hard to spot. But the wind was slowing and the
water was calming just a bit, so I was hopeful. I
continued to wade along taking advantage of the
opportunities as they presented themselves.
Catching and keeping two medium sized redfish
that I intended to eat that evening and breaking off
another redfish that would not be turned. I didn't
have another grey/white deceiver and had to settle
for a green/white #4 deceiver.
After 15 minutes or so, I spotted what I perceived to
be yet another redfish easing along in the shallow water.
This fish appeared to be medium to large in size
and was moving steadily toward me so I stood still
and waited, watching. The sun was trying to break
through now thinning clouds and was creating quite a glare
on the surface of the water due to the low angle. It
was as if the fish was aware of the situation. It moved
into the glare, making visibility very difficult. I
waited until she submerged and watched for a slight
quiver on the water's surface. There it was.
I cast to about 50 feet to my left at 90 degrees to the
wind and made a couple of slow short strips. Nothing.
The fly was ignored. I picked up the fly and with one
back cast re-directed the fly back in front of the
'nervous' fish as she snaked along in 7 inches of water.
This time I waited a second or two and gave
one short strip and the line went tight.
All hell broke loose.
The fish inhaled the fly and began to 'tail walk' across
the flats for a distance of 20 feet giving a vigorous, mouth
open, head shaking display trying to dislodge the hook.
Then she settled back into the 6 - 8 inches of water and
ran for the deeper, open end of the little cove we where in,
still shaking her head. (I call this fish 'SHE' because it
is widely believed that the vast majority of seatrout this
size are female. Biologists don't think that the males
live to get this large.)
My heart was racing. My mind was running faster trying
to remember all the right things to do when you have a
trophy fish on! Always, bow to a leaping fish, play the fish,
don't try to muscle 'em in. This was no redfish on the end of my
line. It was a speckled trout (spotted seatrout) and it was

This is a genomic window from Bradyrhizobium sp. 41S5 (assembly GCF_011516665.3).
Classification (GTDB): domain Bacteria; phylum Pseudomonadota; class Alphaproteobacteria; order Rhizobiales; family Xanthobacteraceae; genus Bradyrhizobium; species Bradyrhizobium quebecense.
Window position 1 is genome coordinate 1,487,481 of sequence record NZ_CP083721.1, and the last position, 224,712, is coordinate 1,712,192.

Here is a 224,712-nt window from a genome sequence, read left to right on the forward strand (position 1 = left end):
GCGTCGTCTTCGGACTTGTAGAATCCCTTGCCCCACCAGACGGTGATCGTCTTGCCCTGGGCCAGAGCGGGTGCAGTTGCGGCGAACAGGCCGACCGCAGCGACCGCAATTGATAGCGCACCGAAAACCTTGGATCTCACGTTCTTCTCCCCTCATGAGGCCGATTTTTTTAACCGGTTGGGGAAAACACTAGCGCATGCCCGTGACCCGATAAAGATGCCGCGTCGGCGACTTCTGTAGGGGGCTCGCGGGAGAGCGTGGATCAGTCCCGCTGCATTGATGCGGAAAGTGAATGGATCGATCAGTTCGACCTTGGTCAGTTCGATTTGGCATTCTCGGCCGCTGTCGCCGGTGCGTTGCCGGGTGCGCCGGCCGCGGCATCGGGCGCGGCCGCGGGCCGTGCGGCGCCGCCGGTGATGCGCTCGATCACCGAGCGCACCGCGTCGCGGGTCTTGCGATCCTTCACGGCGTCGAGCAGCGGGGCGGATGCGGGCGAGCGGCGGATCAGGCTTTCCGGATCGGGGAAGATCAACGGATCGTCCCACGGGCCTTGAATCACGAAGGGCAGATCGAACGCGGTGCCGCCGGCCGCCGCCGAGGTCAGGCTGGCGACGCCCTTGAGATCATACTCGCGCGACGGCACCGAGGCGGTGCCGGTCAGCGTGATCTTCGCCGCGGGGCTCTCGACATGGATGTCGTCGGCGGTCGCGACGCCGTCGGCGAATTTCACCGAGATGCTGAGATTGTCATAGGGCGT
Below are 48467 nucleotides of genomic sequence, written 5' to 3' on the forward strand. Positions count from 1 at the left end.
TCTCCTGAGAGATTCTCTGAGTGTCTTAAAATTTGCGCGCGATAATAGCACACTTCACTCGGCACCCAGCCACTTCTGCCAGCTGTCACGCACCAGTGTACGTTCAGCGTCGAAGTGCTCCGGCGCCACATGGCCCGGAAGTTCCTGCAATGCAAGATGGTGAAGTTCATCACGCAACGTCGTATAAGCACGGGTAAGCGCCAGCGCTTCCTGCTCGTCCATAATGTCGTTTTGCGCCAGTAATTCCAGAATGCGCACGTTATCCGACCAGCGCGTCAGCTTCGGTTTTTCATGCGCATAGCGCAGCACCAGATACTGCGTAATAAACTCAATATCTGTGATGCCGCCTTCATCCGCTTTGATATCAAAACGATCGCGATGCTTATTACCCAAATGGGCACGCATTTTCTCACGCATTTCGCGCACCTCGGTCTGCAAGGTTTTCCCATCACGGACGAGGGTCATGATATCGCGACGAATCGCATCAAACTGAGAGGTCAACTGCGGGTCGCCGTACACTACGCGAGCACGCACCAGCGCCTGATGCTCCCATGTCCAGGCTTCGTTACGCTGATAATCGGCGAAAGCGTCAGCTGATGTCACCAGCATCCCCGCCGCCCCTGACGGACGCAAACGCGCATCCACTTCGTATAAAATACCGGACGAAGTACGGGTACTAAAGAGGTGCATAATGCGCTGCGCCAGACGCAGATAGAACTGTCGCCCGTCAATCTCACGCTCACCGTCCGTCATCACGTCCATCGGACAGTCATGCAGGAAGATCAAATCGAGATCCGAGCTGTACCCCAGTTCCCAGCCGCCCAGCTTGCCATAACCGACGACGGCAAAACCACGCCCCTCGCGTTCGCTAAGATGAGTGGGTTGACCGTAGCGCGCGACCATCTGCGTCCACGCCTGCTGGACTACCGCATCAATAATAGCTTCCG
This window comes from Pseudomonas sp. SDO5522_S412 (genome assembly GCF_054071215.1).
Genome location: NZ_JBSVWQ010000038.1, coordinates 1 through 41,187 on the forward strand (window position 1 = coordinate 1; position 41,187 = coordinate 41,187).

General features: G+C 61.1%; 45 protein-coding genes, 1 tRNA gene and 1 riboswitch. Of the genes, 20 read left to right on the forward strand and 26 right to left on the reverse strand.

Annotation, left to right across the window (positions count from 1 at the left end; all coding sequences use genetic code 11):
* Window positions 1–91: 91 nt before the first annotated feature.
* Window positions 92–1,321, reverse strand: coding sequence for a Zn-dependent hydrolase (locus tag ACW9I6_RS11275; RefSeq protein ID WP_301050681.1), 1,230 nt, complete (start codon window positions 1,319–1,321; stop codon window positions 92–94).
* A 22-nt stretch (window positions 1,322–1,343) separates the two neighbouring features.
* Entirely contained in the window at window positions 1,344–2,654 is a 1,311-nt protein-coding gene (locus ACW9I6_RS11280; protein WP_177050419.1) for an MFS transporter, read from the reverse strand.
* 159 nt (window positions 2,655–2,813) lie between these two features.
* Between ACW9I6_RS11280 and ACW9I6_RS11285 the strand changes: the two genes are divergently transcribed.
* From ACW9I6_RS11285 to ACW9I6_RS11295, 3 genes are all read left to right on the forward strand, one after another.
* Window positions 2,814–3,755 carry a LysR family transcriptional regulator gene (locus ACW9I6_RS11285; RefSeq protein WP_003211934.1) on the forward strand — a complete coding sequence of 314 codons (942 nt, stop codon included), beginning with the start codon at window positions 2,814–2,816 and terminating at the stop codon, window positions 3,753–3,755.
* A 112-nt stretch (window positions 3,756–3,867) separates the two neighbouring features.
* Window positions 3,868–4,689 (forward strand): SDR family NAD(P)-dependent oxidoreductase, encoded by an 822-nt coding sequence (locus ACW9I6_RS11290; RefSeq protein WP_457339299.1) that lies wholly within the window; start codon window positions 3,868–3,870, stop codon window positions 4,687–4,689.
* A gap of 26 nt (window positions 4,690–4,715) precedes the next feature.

a big one! The fish ran to and fro sometimes shaking
it's head, sometimes just playing tug of war. Slowly,
I was gaining the upper hand as this trophy "Texas speck"
began to tire out.
Her runs were becoming shorter with less power. I had
retrieved nearly all my line and had worked the fish to
within 20 feet. I was nearly on my knees as I tried to
bring the fish close enough to land without her seeing me.
Trout have excellent eyesight. It didn't work. She saw
me and then opened and closed her mouth 'popping' trying
to spit the barbless hook. She stood on her tail once again
and 'walked' about 10 feet more before collapsing. She was
exhausted. The fight had gone out of her and landing the
fish became a simple task.
I admired the fish as I slipped her onto my stringer to
join the redfish that I intended to have for dinner that
evening. The time was 7:55 am and I was only a
couple hundred yards from where the boat was anchored.
Being a fly fishing guide, I am aware that new records
are possible any given day. This fish was not only a fine
specimen, but it just might be a contender for the IGFA World
Record for the species in the 20 lb class tippet.
I worked my way back to the boat and measured the
length of the trout at 31-1/4 inches and guessed her weight
to be at least 8 lbs. I don't carry a scale on my boat, much
less a certified scale, so I made tracks to the nearest certified
scale at a marina on South Padre Island.
Spotted seatrout are not a hearty species, as they are
(depending on the biologist you talk to) a member of the weakfish
family. So I knew that this fish was losing weight every minute.
The trip took a little over an hour and I felt a little giddy
with excitement. Arriving at the marina, the fish was weighed
and verified at 8 pounds 6 ounces! Then it was certified by a
biologist for species.
In the meantime, the wind had died to nothing. The lower
Laguna Madre had turned to a sheet of glass and the sky
was a deep, bright cloudless blue. I played golf that
afternoon and shot a million. For some reason I couldn't
keep my mind on the game. The information, sample
of the fly line, leader, tippet, and fly was sent to IGFA
headquarters in Florida for verification and after several
months was approved as a new World Record and
holds 1st Place Spotted Seatrout in the 1998 IGFA
Annual Fishing Tournament.
To see this fish, visit my
"Keep your rod bent and your line tight!"
~ Capt. Kenny Brewer
[ HOME ]
[ Search ]
[ Contact FAOL ]
[ Media Kit ]
FlyAnglersOnline.com © Notice